I like to play a game which attempts to recreate an historic battle. They are usually a fair bit of work to organise so I don’t do them as often as I would like. However both of my last two Monday night games at the Falkirk Club have fallen under this category, with not only my first ‘historic battle’ air game but also my first ‘historic battle’ naval game.
This Monday gone was the Battle of Ortegal, a set to between British and French squadrons in the aftermath of Trafalgar. Four ships of the line were making a dash for a friendly port and were intercepted by four British ships of the line with some frigates in support. Myself and Doug took the French and Kevan and Mark the British. In the terms of the Kiss Me Hardy rules we were sans culottes and they were jolly jack Tars.
John, who had organised the game, evened things up a bit by giving the French crews a higher rating than he might but all to no avail. Kevan skilfully used a frigate to slow us down (even if he did eventually have to strike) and Mark kept his ships together to give us a pounding. Three of the French ships were attempting a slow exit when British reinforcements led by Chuck arrived and pretty much finished us off.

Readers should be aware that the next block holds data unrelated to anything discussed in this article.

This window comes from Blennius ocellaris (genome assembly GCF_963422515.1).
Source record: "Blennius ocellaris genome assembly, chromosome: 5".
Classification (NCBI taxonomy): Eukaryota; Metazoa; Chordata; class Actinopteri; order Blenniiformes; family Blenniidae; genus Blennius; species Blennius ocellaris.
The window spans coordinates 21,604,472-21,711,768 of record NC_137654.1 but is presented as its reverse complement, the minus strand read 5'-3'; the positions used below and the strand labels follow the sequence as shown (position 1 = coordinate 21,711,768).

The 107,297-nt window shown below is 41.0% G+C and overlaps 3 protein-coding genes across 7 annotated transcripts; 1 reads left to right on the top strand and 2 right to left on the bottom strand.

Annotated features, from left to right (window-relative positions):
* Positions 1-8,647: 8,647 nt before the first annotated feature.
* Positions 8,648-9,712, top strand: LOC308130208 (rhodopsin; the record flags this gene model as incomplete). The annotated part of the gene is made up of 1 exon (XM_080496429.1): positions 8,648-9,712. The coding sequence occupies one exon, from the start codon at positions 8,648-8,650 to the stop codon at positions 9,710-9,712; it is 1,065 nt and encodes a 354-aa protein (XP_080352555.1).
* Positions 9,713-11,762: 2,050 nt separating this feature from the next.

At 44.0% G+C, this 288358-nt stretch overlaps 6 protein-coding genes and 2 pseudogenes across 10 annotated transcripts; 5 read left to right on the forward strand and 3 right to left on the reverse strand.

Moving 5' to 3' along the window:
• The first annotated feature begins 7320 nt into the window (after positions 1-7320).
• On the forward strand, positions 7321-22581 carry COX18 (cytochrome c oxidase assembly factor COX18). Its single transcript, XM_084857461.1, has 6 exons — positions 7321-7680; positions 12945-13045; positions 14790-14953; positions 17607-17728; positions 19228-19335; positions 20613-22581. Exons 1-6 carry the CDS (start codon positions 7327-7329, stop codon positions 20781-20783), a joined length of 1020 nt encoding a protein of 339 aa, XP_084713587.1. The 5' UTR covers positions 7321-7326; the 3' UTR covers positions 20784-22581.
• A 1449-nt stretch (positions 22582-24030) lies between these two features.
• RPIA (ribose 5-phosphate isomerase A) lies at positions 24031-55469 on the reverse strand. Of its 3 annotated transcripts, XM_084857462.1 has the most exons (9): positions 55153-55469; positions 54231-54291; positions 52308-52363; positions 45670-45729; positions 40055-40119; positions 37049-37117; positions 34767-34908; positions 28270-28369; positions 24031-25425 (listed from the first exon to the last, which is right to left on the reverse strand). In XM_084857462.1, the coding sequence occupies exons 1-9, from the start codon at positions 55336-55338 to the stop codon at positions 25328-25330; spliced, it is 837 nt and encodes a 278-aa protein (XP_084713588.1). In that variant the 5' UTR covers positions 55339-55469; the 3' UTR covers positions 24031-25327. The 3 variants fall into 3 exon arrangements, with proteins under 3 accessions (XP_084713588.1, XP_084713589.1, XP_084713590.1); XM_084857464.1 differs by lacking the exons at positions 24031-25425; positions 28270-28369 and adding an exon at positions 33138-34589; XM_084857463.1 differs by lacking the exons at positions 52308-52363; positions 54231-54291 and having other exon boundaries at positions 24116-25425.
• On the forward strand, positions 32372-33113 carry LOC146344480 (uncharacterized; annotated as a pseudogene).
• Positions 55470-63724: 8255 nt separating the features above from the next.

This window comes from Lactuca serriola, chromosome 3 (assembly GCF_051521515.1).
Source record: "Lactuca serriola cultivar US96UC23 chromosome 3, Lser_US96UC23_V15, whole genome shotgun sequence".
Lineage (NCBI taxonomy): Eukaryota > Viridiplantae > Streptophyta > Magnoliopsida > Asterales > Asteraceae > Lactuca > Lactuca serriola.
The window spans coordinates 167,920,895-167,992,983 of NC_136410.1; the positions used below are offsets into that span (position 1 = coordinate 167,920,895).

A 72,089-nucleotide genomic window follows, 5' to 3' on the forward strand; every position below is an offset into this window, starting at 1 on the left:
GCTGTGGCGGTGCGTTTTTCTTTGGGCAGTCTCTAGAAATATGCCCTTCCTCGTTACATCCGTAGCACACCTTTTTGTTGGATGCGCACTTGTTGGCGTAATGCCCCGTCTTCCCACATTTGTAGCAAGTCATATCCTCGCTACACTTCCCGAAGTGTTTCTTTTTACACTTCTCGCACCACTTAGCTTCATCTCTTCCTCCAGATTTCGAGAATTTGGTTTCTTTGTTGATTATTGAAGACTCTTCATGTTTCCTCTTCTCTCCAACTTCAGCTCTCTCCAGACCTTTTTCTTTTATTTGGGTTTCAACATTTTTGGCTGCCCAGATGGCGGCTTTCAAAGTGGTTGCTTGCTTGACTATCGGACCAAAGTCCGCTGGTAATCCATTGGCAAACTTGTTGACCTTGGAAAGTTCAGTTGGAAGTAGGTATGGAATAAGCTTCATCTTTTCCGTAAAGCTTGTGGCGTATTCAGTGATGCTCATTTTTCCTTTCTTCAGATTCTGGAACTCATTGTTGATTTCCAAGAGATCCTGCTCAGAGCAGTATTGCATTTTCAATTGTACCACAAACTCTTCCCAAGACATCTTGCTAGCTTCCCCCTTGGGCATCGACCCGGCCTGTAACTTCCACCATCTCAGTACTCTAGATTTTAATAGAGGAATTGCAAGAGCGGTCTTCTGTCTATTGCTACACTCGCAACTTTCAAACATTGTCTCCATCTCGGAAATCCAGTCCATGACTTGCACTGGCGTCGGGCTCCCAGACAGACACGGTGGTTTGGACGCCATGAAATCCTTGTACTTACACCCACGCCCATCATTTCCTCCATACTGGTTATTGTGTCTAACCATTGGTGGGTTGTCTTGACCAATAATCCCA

All in all an enjoyable game. We were probably outplayed but the fall of the cards (typical TFL mechanism) was certainly cruel. Very much an historical result.
A week earlier Doug had brought along CY6 Jet Age for another Indian Pakistan set to. This was a scenario form the book entitled ‘Stake Through The Heart’. It recreated the action on 1st September 1965 over Kashmir. The Indian army was in danger of being overrun by Pakistani tanks. In desperation the Indians threw in some elderly Vampires to try and throw them back. The first wave got through but the second was intercepted by Pakistani Sabres (we used Mig 19s).
Doug took the Indians and launched a successful attack knocking out two tanks. As the Pakistanis pounced some unlucky throwing of one’s meant that 3 of their opponents were unable to jettison their rockets which both slowed them and made them less manoeuvrable,
The superiority of the Pakistani aircraft soon told with 2 vampires biting the dust early on. The air to air defences then came into play. Not being able to distinguish friend from foe they let rip at the nearest aircraft. A Mig 19 was hit by a burst of fire from one of the Vampire’s but then almost immediately had to jink heavily to evade ground fire (from his own side) and tore his wings off.
The outclassed Vampires broke for home but both were brought down, the last by a lucky long range shot. All four Indian pilots were killed but the Pakistani pilot managed to bail out successfully. When victory points were totalled up it was a dead draw with the early brewing up of the Pakistani tanks as well as the downing of the Mig 19 offsetting the loss of the 4 Vampires.
Two great games – thanks to Doug and John for organising them. Both games I am keen to play again in 2013.